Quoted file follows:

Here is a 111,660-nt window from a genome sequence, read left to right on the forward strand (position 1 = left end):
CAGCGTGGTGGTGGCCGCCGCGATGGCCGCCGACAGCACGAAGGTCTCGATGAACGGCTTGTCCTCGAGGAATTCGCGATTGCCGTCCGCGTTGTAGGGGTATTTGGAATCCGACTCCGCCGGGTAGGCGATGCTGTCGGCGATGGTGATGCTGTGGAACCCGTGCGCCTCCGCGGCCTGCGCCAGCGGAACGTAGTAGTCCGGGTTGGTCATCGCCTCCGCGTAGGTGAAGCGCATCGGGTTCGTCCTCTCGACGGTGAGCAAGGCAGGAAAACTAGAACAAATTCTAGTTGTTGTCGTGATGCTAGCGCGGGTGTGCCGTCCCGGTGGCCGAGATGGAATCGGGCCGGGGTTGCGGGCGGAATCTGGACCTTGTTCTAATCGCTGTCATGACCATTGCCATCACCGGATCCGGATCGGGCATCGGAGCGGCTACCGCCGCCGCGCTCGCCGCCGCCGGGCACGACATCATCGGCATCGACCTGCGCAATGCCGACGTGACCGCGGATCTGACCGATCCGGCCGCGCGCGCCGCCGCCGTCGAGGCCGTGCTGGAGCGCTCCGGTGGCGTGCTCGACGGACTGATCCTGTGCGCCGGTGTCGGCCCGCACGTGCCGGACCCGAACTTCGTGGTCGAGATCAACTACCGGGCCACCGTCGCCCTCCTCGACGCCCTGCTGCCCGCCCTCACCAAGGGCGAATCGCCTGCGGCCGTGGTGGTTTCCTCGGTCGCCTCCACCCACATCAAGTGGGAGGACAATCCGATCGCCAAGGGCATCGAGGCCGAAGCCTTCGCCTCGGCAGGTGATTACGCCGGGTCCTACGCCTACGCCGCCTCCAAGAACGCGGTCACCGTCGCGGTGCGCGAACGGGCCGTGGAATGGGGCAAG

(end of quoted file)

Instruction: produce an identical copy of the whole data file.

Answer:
Here is a 111,660-nt window from a genome sequence, read left to right on the forward strand (position 1 = left end):
CAGCGTGGTGGTGGCCGCCGCGATGGCCGCCGACAGCACGAAGGTCTCGATGAACGGCTTGTCCTCGAGGAATTCGCGATTGCCGTCCGCGTTGTAGGGGTATTTGGAATCCGACTCCGCCGGGTAGGCGATGCTGTCGGCGATGGTGATGCTGTGGAACCCGTGCGCCTCCGCGGCCTGCGCCAGCGGAACGTAGTAGTCCGGGTTGGTCATCGCCTCCGCGTAGGTGAAGCGCATCGGGTTCGTCCTCTCGACGGTGAGCAAGGCAGGAAAACTAGAACAAATTCTAGTTGTTGTCGTGATGCTAGCGCGGGTGTGCCGTCCCGGTGGCCGAGATGGAATCGGGCCGGGGTTGCGGGCGGAATCTGGACCTTGTTCTAATCGCTGTCATGACCATTGCCATCACCGGATCCGGATCGGGCATCGGAGCGGCTACCGCCGCCGCGCTCGCCGCCGCCGGGCACGACATCATCGGCATCGACCTGCGCAATGCCGACGTGACCGCGGATCTGACCGATCCGGCCGCGCGCGCCGCCGCCGTCGAGGCCGTGCTGGAGCGCTCCGGTGGCGTGCTCGACGGACTGATCCTGTGCGCCGGTGTCGGCCCGCACGTGCCGGACCCGAACTTCGTGGTCGAGATCAACTACCGGGCCACCGTCGCCCTCCTCGACGCCCTGCTGCCCGCCCTCACCAAGGGCGAATCGCCTGCGGCCGTGGTGGTTTCCTCGGTCGCCTCCACCCACATCAAGTGGGAGGACAATCCGATCGCCAAGGGCATCGAGGCCGAAGCCTTCGCCTCGGCAGGTGATTACGCCGGGTCCTACGCCTACGCCGCCTCCAAGAACGCGGTCACCGTCGCGGTGCGCGAACGGGCCGTGGAATGGGGCAAG